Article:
To make it really easy to take the ideas being offered and use them in other places, we decided to make ourselves very obvious, whether you are an everyday user or just a one-time visitor. We want to “hit you over the head” with the proverbial hammer. It’s wonderful to build an environmentally advanced building, but its eco-friendly features need to be transparent to all those who travel through its hallways.

From the moment you enter the site, the message will be clear — here are the choices we made — and it is up to you to decide what is useful to your everyday life. Transparency will occur with windows into every mechanical space as well as windows into the classrooms. With a series of panelized doors, the galleries connecting those classrooms can be opened to outdoor classrooms surrounded by landscaped screen walls. A dual-flush toilet, low-flow sink or high-efficiency hand dryer turns an ordinary restroom into a teaching opportunity. Students can look through a window into the elevator shaft to see how an elevator works. We are planning for a natural water feature at the front entry, one that operates without power by using rainwater runoff from the building’s roof. The concept of life-cycle design will be demonstrated in the use of durable materials and low-maintenance building systems designed for a hundred-year building, with interpretive displays for each. This building is a sort of evolving lab experiment, and we have to be flexible enough in our design that unforeseen developments 50 years from now can be accommodated within the structure of our building, something we call future-proofing.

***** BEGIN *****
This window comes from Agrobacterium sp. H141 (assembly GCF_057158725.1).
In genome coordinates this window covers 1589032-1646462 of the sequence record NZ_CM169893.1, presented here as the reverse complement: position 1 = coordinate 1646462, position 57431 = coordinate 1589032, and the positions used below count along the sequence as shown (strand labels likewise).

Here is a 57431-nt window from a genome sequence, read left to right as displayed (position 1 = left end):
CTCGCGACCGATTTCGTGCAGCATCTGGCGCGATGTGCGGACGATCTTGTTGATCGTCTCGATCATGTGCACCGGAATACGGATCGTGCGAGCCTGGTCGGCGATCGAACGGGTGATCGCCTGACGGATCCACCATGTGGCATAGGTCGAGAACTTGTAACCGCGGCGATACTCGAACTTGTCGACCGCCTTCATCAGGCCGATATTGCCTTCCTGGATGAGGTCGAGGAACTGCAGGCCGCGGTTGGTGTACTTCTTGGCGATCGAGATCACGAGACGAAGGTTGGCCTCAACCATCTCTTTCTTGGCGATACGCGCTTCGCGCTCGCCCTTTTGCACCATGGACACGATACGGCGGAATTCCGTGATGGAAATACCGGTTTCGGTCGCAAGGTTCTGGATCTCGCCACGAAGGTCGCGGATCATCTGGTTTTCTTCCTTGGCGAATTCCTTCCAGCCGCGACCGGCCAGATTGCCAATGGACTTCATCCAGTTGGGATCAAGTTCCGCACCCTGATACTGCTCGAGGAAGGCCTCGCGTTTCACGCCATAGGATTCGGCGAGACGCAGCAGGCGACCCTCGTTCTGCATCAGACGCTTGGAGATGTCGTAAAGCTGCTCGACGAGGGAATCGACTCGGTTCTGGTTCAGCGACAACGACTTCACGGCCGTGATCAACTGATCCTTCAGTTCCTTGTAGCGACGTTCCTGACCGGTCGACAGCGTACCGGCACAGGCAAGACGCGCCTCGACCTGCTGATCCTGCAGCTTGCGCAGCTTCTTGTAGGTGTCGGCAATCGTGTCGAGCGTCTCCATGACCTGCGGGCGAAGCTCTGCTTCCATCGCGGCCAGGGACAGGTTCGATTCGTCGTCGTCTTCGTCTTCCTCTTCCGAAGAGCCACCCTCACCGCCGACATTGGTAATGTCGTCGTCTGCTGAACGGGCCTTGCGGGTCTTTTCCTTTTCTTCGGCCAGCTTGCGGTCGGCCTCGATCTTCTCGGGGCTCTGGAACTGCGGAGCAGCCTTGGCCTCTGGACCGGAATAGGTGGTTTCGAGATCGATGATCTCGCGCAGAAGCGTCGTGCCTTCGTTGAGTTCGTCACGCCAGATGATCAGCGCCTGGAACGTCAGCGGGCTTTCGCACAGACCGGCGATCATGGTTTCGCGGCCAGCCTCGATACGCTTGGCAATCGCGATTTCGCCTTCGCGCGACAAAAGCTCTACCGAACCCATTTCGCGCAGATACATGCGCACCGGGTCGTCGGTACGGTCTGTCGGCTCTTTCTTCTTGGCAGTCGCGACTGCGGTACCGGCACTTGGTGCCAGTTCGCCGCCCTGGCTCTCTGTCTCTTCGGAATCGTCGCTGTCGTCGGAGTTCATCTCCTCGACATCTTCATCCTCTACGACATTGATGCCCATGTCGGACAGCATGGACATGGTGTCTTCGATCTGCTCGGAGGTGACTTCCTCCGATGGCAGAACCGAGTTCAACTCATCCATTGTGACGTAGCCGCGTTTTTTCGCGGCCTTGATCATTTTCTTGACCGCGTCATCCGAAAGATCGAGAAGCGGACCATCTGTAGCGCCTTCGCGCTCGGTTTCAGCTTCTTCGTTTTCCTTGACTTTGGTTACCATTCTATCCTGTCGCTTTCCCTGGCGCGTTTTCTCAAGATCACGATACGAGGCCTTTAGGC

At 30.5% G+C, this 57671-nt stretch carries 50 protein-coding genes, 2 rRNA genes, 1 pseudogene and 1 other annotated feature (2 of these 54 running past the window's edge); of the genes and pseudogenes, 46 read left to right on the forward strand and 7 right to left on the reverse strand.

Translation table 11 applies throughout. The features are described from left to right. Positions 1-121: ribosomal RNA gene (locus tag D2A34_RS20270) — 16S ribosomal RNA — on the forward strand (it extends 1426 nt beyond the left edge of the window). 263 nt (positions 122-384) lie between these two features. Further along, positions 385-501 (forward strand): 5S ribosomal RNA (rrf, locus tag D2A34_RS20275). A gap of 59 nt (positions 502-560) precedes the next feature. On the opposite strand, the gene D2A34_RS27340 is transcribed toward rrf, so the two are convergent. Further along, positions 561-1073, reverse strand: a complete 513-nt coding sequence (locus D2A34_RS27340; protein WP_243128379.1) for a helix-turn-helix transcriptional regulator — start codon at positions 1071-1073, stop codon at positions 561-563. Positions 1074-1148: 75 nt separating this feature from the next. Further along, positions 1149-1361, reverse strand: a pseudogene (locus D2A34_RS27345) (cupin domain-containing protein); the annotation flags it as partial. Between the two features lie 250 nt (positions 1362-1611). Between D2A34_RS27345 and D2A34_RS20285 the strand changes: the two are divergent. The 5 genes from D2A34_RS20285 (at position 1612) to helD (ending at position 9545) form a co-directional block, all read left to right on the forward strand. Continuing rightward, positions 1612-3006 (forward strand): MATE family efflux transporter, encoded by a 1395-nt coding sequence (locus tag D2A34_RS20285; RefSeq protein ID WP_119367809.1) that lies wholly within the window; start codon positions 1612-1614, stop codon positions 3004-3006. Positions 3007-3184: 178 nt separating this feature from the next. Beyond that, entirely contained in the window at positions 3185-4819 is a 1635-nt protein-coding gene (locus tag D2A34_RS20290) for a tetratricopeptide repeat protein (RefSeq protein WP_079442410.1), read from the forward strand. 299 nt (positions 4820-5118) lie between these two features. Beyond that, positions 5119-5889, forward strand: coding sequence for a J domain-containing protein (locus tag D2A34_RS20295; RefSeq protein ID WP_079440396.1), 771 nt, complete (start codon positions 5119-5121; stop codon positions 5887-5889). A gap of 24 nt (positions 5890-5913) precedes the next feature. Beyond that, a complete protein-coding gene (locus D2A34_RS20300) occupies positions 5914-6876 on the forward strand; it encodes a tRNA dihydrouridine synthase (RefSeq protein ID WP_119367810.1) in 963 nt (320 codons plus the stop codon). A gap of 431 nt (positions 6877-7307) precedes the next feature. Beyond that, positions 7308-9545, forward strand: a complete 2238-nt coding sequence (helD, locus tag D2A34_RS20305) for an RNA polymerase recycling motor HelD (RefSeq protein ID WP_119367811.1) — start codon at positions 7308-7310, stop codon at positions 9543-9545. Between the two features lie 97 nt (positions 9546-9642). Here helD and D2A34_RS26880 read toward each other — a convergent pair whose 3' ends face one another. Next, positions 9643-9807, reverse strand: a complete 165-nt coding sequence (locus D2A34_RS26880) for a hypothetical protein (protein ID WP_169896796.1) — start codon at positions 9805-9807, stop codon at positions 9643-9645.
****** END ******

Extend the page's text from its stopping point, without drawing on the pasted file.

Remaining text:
While all this may look great on paper, how do you measure the success of a lab experiment? From the opening bell of the first day of school, everyone with a computer should be able to log onto an Internet-based “building dashboard” to observe how efficiently the building is operating at any given moment. This dashboard will monitor the building’s energy systems and not only make the results easily accessible but also modify student and teacher behaviors with regard to more effective energy use. That’s critical to our being able to show anyone who is interested than our building was not only planned to be energy efficient, but that in practice actually can be energy efficient.

When completed, it will be obvious that this school differs in many ways from conventional building design, but that is not the goal. Ultimately, what we want to achieve is a “new normal,” a building that we hope represents what all buildings will someday become.

Part 3: Design That Inspires All

Every one of us has had a teacher who inspired us in our early life, maybe more than one. Teachers who are able to create an environment where learning becomes an exciting experience are never forgotten.

On the other hand, how many of us were inspired as children by the building itself where we went to school? You remember those buildings; more often than not we referred to them as prisons, with heavy brick facades, dark hallways smelling of too much antiseptic, and classroom windows that often were covered with blinds to keep out the sun’s glare.


Too many schools are still being built today as warehouses with windows; they get the job done on some minimal level, but beyond that, they simply do not excite the children who spend a great deal of their lives within their walls.

Creating an environmentally friendly building is important, but that’s only part of the equation. If you ask kids, their parents or the teachers what is important to them, the to-do list gets a lot longer. We asked the students at Redding School of the Arts from kindergarten to eighth grade what was important to them. The words they used were exciting, fun, comfortable, fun, unique, and fun. Get the idea? Kids want a place that stimulates them all the time. The teachers agreed but added a few new words, such as flexibility in their teaching environment, and storage. Parents of course added safety.